year long habit tracker
Healthy Body, Healthy Mind

Repeat or Evolve in 2022? A New You… one square at a time

For years now, I’ve been using a tool to track my habits throughout the year. I track new habits, so I can evolve into the person I want to be.

Without changing my habits, I’ll just keep repeating the same habits that form my life, and never grow.

This tracking tool makes a HUGE difference in helping me establish new habits or accomplish my goals.

Every January, I begin a new, Year-long Habit Tracker. My yearly reset first began when I found a hand-drawn version online (many years ago). I don’t know who created it…I tried to find the person who created it to give them credit, but no luck. This is the original version.

year long habit tracker
Original Year-long Habit Tracker (source unknown)

Since then, I’ve tweaked it, so I could keep track of more habits; the original had room for only four. Now, my Year-long Habit Tracker shows me 6 months at a glance, takes up two pages instead of one, and allows me to track up to 8 goals.

Sample Year-long Habit Tracker

My year-long tracker really helps me, especially at the beginning of the year, although you can start at ANY time of year.

I use this tracker because it reminds me about the habits I want to develop, and it helps me stay more accountable to reaching my goals. I keep my tracker sheet on one of my kitchen cupboards, where I can see it every day. A BIG benefit to this year-long tracker is that you can see your year (or 6 months) progress at a glance. I find it much more powerful than a weekly or monthly tracker.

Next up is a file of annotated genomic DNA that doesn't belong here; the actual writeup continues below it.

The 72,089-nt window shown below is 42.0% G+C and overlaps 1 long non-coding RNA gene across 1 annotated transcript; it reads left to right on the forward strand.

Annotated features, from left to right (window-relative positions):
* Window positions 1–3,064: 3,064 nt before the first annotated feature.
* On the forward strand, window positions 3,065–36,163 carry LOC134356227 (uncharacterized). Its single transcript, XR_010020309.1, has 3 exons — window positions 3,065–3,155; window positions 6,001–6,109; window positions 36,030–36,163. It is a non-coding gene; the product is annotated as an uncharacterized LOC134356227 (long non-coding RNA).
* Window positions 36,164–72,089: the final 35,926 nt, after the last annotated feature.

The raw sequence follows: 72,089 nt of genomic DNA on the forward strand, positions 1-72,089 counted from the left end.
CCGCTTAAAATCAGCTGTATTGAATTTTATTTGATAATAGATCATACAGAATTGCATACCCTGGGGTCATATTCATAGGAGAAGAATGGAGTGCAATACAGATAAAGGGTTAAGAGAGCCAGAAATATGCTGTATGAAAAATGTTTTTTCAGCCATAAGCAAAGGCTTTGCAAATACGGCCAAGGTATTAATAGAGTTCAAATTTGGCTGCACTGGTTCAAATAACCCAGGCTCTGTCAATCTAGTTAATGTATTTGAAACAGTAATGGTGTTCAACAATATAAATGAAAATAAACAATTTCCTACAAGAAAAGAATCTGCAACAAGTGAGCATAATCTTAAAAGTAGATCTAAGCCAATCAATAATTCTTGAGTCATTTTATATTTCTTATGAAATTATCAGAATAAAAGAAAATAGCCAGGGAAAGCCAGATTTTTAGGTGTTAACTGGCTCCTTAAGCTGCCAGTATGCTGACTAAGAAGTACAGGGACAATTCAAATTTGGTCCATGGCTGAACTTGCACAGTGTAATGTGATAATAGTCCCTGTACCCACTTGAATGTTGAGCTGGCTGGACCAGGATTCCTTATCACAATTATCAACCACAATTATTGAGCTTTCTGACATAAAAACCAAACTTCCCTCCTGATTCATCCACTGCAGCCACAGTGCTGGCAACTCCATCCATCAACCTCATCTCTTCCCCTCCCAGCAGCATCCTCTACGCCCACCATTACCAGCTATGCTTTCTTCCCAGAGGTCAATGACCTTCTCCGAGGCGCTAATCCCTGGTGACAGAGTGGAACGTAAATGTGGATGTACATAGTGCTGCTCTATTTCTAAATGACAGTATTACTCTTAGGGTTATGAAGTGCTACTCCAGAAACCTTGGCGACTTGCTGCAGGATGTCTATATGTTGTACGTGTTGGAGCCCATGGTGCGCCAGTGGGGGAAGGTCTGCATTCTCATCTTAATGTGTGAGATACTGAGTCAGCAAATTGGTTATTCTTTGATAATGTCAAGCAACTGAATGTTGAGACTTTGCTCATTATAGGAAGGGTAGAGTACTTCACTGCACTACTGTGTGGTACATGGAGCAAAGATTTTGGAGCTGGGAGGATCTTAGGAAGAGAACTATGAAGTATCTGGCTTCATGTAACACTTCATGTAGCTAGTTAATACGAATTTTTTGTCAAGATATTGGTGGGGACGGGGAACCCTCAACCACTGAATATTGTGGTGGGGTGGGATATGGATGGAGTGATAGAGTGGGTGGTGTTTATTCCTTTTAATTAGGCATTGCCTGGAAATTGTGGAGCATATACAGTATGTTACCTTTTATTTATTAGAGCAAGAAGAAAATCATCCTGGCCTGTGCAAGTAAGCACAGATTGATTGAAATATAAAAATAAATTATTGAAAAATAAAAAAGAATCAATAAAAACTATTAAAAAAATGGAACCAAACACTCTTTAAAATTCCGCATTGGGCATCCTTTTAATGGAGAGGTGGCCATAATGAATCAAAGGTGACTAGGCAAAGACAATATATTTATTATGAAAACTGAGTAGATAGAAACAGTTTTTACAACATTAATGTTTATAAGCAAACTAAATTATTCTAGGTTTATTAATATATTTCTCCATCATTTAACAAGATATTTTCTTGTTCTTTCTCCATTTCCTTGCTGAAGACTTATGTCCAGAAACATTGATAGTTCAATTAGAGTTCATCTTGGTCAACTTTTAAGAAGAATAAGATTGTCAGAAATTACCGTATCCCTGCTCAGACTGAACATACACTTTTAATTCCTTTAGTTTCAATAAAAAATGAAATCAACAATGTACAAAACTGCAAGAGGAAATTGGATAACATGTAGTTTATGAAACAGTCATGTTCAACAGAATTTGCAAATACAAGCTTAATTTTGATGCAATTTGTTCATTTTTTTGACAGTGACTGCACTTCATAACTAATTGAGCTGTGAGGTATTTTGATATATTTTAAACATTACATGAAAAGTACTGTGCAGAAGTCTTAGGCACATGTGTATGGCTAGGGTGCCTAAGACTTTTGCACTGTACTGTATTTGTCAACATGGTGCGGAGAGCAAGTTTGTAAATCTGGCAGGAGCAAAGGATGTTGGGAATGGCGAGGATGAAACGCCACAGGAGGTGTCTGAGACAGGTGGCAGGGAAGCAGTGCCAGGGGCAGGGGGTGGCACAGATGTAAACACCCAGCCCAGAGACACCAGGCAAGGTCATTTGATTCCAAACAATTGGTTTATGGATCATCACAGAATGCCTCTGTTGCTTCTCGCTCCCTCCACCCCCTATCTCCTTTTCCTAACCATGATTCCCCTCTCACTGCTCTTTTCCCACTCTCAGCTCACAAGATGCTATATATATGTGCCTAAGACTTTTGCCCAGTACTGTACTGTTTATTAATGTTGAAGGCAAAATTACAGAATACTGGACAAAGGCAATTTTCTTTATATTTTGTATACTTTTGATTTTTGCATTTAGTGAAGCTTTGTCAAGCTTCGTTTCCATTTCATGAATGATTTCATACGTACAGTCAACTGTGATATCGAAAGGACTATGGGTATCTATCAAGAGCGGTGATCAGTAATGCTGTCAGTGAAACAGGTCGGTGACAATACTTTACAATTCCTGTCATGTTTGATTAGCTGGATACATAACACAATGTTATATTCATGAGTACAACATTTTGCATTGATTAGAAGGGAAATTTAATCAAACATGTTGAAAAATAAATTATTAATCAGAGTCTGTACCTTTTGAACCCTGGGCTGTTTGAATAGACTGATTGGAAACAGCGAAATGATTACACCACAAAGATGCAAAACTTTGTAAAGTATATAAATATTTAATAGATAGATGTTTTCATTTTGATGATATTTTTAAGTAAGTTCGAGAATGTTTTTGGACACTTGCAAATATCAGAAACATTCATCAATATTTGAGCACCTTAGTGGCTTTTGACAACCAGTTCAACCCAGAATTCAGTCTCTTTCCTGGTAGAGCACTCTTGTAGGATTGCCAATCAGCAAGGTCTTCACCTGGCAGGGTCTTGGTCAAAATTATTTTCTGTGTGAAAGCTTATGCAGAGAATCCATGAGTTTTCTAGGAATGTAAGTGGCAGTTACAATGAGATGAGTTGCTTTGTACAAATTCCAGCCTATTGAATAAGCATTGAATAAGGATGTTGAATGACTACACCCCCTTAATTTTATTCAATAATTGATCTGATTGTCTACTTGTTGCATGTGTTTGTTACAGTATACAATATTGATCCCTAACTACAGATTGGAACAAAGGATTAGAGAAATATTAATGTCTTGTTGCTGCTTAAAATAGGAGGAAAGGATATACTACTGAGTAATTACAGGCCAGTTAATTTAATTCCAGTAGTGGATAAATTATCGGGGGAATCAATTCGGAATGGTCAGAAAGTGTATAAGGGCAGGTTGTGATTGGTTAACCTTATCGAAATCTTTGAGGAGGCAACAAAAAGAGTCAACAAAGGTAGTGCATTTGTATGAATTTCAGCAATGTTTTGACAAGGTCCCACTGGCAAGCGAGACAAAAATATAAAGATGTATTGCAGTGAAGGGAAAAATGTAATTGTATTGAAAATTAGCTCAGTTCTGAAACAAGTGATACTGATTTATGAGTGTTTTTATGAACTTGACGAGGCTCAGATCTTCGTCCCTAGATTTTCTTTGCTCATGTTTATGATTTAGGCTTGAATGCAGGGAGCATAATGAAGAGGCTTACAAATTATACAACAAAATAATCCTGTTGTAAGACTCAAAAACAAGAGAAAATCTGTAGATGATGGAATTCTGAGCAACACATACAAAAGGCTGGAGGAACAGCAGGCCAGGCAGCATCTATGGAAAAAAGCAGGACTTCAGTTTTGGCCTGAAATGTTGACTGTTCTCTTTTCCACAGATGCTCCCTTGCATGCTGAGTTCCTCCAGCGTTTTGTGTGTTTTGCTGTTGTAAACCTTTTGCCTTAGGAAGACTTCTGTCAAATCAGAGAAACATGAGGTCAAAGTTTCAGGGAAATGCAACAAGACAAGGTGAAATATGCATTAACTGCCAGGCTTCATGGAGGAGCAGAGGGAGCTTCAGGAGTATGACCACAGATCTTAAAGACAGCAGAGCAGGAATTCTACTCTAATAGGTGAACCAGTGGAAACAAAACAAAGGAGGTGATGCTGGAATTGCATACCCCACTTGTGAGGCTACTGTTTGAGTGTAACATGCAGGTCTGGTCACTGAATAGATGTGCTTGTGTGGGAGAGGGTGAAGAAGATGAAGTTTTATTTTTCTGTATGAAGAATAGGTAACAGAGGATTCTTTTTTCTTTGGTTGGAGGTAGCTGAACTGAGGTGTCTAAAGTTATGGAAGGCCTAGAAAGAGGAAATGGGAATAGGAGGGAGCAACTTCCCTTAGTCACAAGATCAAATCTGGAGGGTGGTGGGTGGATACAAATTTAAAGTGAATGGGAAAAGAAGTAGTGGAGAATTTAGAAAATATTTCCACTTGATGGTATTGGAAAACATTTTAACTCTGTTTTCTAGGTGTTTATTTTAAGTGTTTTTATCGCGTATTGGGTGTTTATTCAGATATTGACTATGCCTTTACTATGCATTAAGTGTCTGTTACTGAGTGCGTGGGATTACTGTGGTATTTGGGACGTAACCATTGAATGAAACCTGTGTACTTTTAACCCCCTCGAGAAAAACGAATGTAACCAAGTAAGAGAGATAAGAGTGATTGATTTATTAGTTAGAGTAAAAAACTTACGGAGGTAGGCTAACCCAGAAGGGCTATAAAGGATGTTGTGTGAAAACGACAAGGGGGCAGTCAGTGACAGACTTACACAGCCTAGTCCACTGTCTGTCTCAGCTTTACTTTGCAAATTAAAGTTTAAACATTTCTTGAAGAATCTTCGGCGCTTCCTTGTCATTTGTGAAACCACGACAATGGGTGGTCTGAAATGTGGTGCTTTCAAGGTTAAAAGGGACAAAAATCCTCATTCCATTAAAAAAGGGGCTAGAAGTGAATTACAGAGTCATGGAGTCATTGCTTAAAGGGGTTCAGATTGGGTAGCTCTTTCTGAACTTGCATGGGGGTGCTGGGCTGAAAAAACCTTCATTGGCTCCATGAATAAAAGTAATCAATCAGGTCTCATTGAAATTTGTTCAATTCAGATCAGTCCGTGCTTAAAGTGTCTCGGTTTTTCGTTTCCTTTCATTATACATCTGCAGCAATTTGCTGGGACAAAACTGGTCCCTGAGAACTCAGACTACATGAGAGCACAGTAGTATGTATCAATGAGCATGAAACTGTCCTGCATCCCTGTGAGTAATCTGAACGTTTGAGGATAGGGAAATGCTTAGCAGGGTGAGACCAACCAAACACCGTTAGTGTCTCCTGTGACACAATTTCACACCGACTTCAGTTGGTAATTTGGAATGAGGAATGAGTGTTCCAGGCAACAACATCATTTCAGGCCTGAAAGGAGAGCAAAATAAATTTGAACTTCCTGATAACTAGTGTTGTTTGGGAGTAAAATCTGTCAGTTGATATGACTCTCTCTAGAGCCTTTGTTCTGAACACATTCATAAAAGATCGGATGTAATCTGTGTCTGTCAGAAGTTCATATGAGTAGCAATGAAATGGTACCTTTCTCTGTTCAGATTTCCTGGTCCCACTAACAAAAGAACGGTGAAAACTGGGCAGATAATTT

Will this work for you? It can if you want to make changes in your life. 

You don’t have to design a specific goal to use this year-long habit tracker though. You can pick something you want to incorporate in your life more, and then just track it to see how often you do it. It can serve as a record of your behaviors.

Want to know how often you are getting to bed by 10 pm? Track it. Once you see that you’re doing that behaviour more (or less) than you realized, you can make changes.

I’m sharing this year-long tracker and how I use it because it really keeps me accountable and focused on the habit I’m trying to establish. You might find it helps you too.

Don’t worry about having to check off a habit everyday for 365 days! The idea is not to be perfect. Keeping track of when you do complete the habit is the point. Focus on the positive. As you’ll see soon from an image of my actual tracker, I don’t do any habit perfectly. I see my progress, not perfection. 

Whether I actually do a new habit every day, or if I just do it a few times a week, it doesn’t matter. When you’re trying to add new habits and change your life, it’s great to see the days you actually did them!